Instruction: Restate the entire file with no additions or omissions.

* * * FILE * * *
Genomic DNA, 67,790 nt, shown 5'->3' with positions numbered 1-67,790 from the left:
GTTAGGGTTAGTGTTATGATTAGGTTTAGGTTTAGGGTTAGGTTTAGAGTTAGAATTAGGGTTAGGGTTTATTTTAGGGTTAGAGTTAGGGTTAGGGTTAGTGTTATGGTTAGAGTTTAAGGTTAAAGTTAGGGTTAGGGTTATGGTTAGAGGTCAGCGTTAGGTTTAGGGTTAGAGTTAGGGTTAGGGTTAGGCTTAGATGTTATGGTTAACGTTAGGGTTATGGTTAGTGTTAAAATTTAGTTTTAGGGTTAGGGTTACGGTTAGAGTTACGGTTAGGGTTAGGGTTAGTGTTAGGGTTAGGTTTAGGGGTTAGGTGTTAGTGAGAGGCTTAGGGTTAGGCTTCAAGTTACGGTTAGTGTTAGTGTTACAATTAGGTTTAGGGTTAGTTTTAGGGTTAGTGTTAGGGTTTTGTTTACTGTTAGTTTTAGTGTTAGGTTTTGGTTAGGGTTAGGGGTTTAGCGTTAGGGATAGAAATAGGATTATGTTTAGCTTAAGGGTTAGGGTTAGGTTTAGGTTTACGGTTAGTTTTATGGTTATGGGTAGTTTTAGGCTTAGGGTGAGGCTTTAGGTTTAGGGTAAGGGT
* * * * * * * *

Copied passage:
Genomic DNA, 67,790 nt, shown 5'->3' with positions numbered 1-67,790 from the left:
GTTAGGGTTAGTGTTATGATTAGGTTTAGGTTTAGGGTTAGGTTTAGAGTTAGAATTAGGGTTAGGGTTTATTTTAGGGTTAGAGTTAGGGTTAGGGTTAGTGTTATGGTTAGAGTTTAAGGTTAAAGTTAGGGTTAGGGTTATGGTTAGAGGTCAGCGTTAGGTTTAGGGTTAGAGTTAGGGTTAGGGTTAGGCTTAGATGTTATGGTTAACGTTAGGGTTATGGTTAGTGTTAAAATTTAGTTTTAGGGTTAGGGTTACGGTTAGAGTTACGGTTAGGGTTAGGGTTAGTGTTAGGGTTAGGTTTAGGGGTTAGGTGTTAGTGAGAGGCTTAGGGTTAGGCTTCAAGTTACGGTTAGTGTTAGTGTTACAATTAGGTTTAGGGTTAGTTTTAGGGTTAGTGTTAGGGTTTTGTTTACTGTTAGTTTTAGTGTTAGGTTTTGGTTAGGGTTAGGGGTTTAGCGTTAGGGATAGAAATAGGATTATGTTTAGCTTAAGGGTTAGGGTTAGGTTTAGGTTTACGGTTAGTTTTATGGTTATGGGTAGTTTTAGGCTTAGGGTGAGGCTTTAGGTTTAGGGTAAGGGT